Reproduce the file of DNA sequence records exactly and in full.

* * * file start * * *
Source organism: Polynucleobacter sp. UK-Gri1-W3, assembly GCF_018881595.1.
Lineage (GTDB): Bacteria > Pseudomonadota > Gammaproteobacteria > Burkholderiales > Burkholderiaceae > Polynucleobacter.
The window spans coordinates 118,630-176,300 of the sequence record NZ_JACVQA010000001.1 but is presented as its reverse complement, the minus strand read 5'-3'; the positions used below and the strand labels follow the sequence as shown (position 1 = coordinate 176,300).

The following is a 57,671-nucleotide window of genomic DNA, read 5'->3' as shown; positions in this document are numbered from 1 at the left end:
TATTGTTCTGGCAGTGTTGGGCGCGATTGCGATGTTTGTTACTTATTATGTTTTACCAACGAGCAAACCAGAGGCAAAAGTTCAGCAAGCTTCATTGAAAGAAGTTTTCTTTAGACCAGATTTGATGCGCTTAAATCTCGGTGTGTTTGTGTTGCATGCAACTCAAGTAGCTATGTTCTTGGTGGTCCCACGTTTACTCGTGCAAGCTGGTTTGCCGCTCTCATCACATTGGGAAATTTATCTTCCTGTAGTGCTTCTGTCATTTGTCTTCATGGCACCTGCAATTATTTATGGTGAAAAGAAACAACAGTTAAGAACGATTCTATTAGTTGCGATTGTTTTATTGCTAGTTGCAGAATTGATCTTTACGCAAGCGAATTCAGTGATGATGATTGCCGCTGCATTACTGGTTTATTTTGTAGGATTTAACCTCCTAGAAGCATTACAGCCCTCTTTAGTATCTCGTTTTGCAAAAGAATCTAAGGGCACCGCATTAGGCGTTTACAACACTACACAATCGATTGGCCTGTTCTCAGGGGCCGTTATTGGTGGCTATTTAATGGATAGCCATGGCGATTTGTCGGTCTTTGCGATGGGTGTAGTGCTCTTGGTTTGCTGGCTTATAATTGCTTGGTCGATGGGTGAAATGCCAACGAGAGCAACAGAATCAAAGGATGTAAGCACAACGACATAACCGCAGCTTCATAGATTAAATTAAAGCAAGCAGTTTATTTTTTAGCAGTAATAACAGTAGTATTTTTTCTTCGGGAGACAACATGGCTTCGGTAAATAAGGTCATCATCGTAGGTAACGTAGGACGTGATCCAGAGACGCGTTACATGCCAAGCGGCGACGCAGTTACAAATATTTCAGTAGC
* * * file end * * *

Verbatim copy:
Source organism: Polynucleobacter sp. UK-Gri1-W3, assembly GCF_018881595.1.
Lineage (GTDB): Bacteria > Pseudomonadota > Gammaproteobacteria > Burkholderiales > Burkholderiaceae > Polynucleobacter.
The window spans coordinates 118,630-176,300 of the sequence record NZ_JACVQA010000001.1 but is presented as its reverse complement, the minus strand read 5'-3'; the positions used below and the strand labels follow the sequence as shown (position 1 = coordinate 176,300).

The following is a 57,671-nucleotide window of genomic DNA, read 5'->3' as shown; positions in this document are numbered from 1 at the left end:
TATTGTTCTGGCAGTGTTGGGCGCGATTGCGATGTTTGTTACTTATTATGTTTTACCAACGAGCAAACCAGAGGCAAAAGTTCAGCAAGCTTCATTGAAAGAAGTTTTCTTTAGACCAGATTTGATGCGCTTAAATCTCGGTGTGTTTGTGTTGCATGCAACTCAAGTAGCTATGTTCTTGGTGGTCCCACGTTTACTCGTGCAAGCTGGTTTGCCGCTCTCATCACATTGGGAAATTTATCTTCCTGTAGTGCTTCTGTCATTTGTCTTCATGGCACCTGCAATTATTTATGGTGAAAAGAAACAACAGTTAAGAACGATTCTATTAGTTGCGATTGTTTTATTGCTAGTTGCAGAATTGATCTTTACGCAAGCGAATTCAGTGATGATGATTGCCGCTGCATTACTGGTTTATTTTGTAGGATTTAACCTCCTAGAAGCATTACAGCCCTCTTTAGTATCTCGTTTTGCAAAAGAATCTAAGGGCACCGCATTAGGCGTTTACAACACTACACAATCGATTGGCCTGTTCTCAGGGGCCGTTATTGGTGGCTATTTAATGGATAGCCATGGCGATTTGTCGGTCTTTGCGATGGGTGTAGTGCTCTTGGTTTGCTGGCTTATAATTGCTTGGTCGATGGGTGAAATGCCAACGAGAGCAACAGAATCAAAGGATGTAAGCACAACGACATAACCGCAGCTTCATAGATTAAATTAAAGCAAGCAGTTTATTTTTTAGCAGTAATAACAGTAGTATTTTTTCTTCGGGAGACAACATGGCTTCGGTAAATAAGGTCATCATCGTAGGTAACGTAGGACGTGATCCAGAGACGCGTTACATGCCAAGCGGCGACGCAGTTACAAATATTTCAGTAGC